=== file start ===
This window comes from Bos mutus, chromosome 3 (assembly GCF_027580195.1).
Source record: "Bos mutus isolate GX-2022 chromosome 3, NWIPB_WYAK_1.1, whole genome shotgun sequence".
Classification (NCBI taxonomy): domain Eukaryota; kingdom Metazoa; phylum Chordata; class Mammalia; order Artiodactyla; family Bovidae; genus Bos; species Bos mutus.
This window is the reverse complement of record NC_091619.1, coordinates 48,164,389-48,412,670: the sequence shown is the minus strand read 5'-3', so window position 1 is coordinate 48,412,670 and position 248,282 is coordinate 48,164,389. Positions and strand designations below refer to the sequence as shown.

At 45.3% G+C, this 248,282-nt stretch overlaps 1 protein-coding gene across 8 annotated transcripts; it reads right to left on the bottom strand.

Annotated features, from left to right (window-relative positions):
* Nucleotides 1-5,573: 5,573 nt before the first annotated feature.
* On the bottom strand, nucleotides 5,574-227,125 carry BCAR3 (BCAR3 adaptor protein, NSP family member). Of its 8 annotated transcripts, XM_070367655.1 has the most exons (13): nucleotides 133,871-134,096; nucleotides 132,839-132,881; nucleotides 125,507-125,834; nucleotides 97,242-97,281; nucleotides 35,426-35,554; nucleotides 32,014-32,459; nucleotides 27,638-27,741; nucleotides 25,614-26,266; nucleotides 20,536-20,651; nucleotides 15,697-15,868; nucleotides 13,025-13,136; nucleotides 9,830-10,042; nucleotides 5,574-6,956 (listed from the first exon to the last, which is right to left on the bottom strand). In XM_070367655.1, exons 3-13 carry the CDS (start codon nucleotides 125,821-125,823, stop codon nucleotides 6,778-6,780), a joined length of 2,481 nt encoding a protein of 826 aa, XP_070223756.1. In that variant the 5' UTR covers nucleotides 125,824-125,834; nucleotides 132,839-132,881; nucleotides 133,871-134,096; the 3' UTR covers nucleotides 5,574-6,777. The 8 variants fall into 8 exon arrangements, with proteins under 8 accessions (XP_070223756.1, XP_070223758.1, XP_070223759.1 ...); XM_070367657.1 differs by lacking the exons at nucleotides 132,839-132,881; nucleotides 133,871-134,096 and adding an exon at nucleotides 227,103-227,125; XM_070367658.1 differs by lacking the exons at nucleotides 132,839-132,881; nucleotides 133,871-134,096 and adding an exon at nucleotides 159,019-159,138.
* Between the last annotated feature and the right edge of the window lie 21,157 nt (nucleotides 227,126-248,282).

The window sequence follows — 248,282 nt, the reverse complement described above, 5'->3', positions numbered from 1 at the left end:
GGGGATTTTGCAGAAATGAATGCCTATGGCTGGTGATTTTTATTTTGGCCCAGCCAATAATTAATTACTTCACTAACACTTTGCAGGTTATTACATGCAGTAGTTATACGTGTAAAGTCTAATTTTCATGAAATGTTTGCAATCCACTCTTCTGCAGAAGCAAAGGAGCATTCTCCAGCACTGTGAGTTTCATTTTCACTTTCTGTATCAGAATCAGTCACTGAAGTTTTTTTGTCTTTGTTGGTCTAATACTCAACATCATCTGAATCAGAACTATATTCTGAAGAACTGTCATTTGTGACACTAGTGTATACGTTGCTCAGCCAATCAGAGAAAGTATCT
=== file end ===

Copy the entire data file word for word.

This window comes from Bos mutus, chromosome 3 (assembly GCF_027580195.1).
Source record: "Bos mutus isolate GX-2022 chromosome 3, NWIPB_WYAK_1.1, whole genome shotgun sequence".
Classification (NCBI taxonomy): domain Eukaryota; kingdom Metazoa; phylum Chordata; class Mammalia; order Artiodactyla; family Bovidae; genus Bos; species Bos mutus.
This window is the reverse complement of record NC_091619.1, coordinates 48,164,389-48,412,670: the sequence shown is the minus strand read 5'-3', so window position 1 is coordinate 48,412,670 and position 248,282 is coordinate 48,164,389. Positions and strand designations below refer to the sequence as shown.

At 45.3% G+C, this 248,282-nt stretch overlaps 1 protein-coding gene across 8 annotated transcripts; it reads right to left on the bottom strand.

Annotated features, from left to right (window-relative positions):
* Nucleotides 1-5,573: 5,573 nt before the first annotated feature.
* On the bottom strand, nucleotides 5,574-227,125 carry BCAR3 (BCAR3 adaptor protein, NSP family member). Of its 8 annotated transcripts, XM_070367655.1 has the most exons (13): nucleotides 133,871-134,096; nucleotides 132,839-132,881; nucleotides 125,507-125,834; nucleotides 97,242-97,281; nucleotides 35,426-35,554; nucleotides 32,014-32,459; nucleotides 27,638-27,741; nucleotides 25,614-26,266; nucleotides 20,536-20,651; nucleotides 15,697-15,868; nucleotides 13,025-13,136; nucleotides 9,830-10,042; nucleotides 5,574-6,956 (listed from the first exon to the last, which is right to left on the bottom strand). In XM_070367655.1, exons 3-13 carry the CDS (start codon nucleotides 125,821-125,823, stop codon nucleotides 6,778-6,780), a joined length of 2,481 nt encoding a protein of 826 aa, XP_070223756.1. In that variant the 5' UTR covers nucleotides 125,824-125,834; nucleotides 132,839-132,881; nucleotides 133,871-134,096; the 3' UTR covers nucleotides 5,574-6,777. The 8 variants fall into 8 exon arrangements, with proteins under 8 accessions (XP_070223756.1, XP_070223758.1, XP_070223759.1 ...); XM_070367657.1 differs by lacking the exons at nucleotides 132,839-132,881; nucleotides 133,871-134,096 and adding an exon at nucleotides 227,103-227,125; XM_070367658.1 differs by lacking the exons at nucleotides 132,839-132,881; nucleotides 133,871-134,096 and adding an exon at nucleotides 159,019-159,138.
* Between the last annotated feature and the right edge of the window lie 21,157 nt (nucleotides 227,126-248,282).

The window sequence follows — 248,282 nt, the reverse complement described above, 5'->3', positions numbered from 1 at the left end:
GGGGATTTTGCAGAAATGAATGCCTATGGCTGGTGATTTTTATTTTGGCCCAGCCAATAATTAATTACTTCACTAACACTTTGCAGGTTATTACATGCAGTAGTTATACGTGTAAAGTCTAATTTTCATGAAATGTTTGCAATCCACTCTTCTGCAGAAGCAAAGGAGCATTCTCCAGCACTGTGAGTTTCATTTTCACTTTCTGTATCAGAATCAGTCACTGAAGTTTTTTTGTCTTTGTTGGTCTAATACTCAACATCATCTGAATCAGAACTATATTCTGAAGAACTGTCATTTGTGACACTAGTGTATACGTTGCTCAGCCAATCAGAGAAAGTATCT